Knowledge is Power
The need for continuing education is more than a local or even regional issue - it's of national importance. Now, an online, national program recently launched by the Masonry Institute of Michigan (MIM) promises to revolutionize continuing education for the masonry industry.
Partnering with the International Code Council (ICC) and Mason Contractors Association of America (MCAA), MIM has gone online with MV-Tech, a series of training courses. Tony Darkangelo, MIM's marketing director and MV-Tech Online program coordinator, expects a high demand for the program outside of Michigan. "Continuing education is necessary, no matter what trade you are in," he explained. "It's going to increase professionalism in the industry, producing problem-free walls."
The first five courses are now available at www.mvtechonline.com, including Bracing Above-grade Masonry, Cleaning New Masonry, Cold-weather Masonry Construction, Flashing Masonry and Grouting Hollow-unit Masonry. With the success of this cost-effective program, additional courses will be added.
MCAA Executive Director, Michael Adelizzi, stressed the need for more education in the industry: "It's critical to train the employee, the contractor and the consumer so they know what a quality product looks like." Adelizzi added that this is why MCAA is now "seriously moving in the direction of certification."
Eventually, masonry certification will be written into specifications qualifying a mason contractor for any complex project. This is the first step toward making that happen. Adelizzi hopes this will help tradespeople do the job right the first time, which will, in turn, prompt consumers to insist on masonry.
According to Hamid Naderi, PE, CBO, managing director, product development for ICC, "We are hoping that many from various segments of the construction industry, including labor, will benefit greatly from the high quality, state-of-the-art and easily accessible technical programs and presentations made available by MV-Tech."
Ed Davenport, owner of Davenport Masonry Inc. in Holt, Mich., agreed. "It's the future of our industry. Every progressive industry has some kind of interactive or Internet-based training." Davenport is eager to get his employees started using MV-Tech. "Our goal is to make MV-Tech a mandatory part of the bargaining process. Continuing education has to become part of every tradesperson's professional life. We intend to have our people begin the courses immediately."
Jerry Painter, owner of Painter Masonry in Gainesville, Fla., also plans to have his crews take MV-Tech courses right away, noting that "Our industry has neglected formal training. This has been one of our issues for a long time."
Painter is also excited about the concept of individualized, Internet-based training. "We need to train individually, outside the classroom setting. I can teach one man through a computer program a lot easier than I can teach 10 of them in a classroom. Everyone doesn't learn at the same pace. I like this idea of computerized modules."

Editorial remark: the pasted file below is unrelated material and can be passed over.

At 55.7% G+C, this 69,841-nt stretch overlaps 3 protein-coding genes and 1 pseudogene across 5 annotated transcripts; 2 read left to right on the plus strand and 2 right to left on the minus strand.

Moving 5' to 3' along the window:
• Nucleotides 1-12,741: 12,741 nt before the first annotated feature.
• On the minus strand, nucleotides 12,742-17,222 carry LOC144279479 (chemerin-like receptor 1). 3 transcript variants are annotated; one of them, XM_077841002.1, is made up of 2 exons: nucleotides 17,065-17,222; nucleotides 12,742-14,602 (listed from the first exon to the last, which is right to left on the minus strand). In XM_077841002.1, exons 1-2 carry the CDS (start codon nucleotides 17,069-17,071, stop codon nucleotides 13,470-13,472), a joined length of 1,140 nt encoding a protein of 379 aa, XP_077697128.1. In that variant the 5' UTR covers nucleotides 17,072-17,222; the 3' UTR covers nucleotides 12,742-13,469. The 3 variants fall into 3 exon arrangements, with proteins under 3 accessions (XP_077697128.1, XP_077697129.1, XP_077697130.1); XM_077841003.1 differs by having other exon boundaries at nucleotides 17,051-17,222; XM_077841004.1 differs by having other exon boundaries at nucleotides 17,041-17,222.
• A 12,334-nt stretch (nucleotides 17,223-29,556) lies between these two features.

"Anything that increases the level of knowledge, increases how [a worker] views himself, and it darn sure increases him in my [eyes]," he said. "First, I know he's willing to get more education, and second, hopefully he did learn something."
He also appreciates the inherent cost-effectiveness of MV-Tech, noting that while some companies shut down for a day or two to send all of their employees to training, from both a monetary and scheduling basis, he simply can't afford to do that. With MV-Tech's online courses available any time, students can take the classes without taking time away from work.
Also, when a worker is trained, he or she takes pride in not only being competent in doing the work, but also in being able to intelligently discuss methods and systems with owners, project managers and co-workers. A new attitude of confidence will permeate the job site; productivity will increase, creating a win-win environment.
MIM created and developed MV-Tech due to the need for this kind of education in the industry. According to Adelizzi, there have been few educational outlets available to mason contractors.
Each MV-Tech course takes approximately 30 minutes to complete and includes one interactive learning activity and two brainteaser sections with three questions each. Also, the program is easily accessible; courses are available 24 hours a day, seven days a week, so users can learn at their own pace and convenience. Courses may be paused and progress restarted if the user is interrupted. The user will receive a certificate acknowledging he or she has completed the course, which will be valid for three years. There is a nominal cost to take each course.
Courses are open to everyone in the industry - no affiliation with a trade or professional organization is necessary. General contractors, mason contractors, masons, architects, engineers and building officials will all benefit. MIM plans to produce six new courses every year, with expansion to include specific courses for owners, designers and others.
Davenport is hopeful about the impact MV-Tech will have on the industry. "We need to continue to have more training modules. This will enable masonry to increase market share."
With MV-Tech online, now is the time to take advantage of this incredible educational opportunity. Don't be left in the dust - create that new attitude! Then promote it along with problem-free walls in every bid package.
For more information, visit www.mvtechonline.com.
About the Authors
Caitlin Johnson is a writer for The Story Pole magazine.
Kelly Ronan Mozena is a writer for The Story Pole magazine.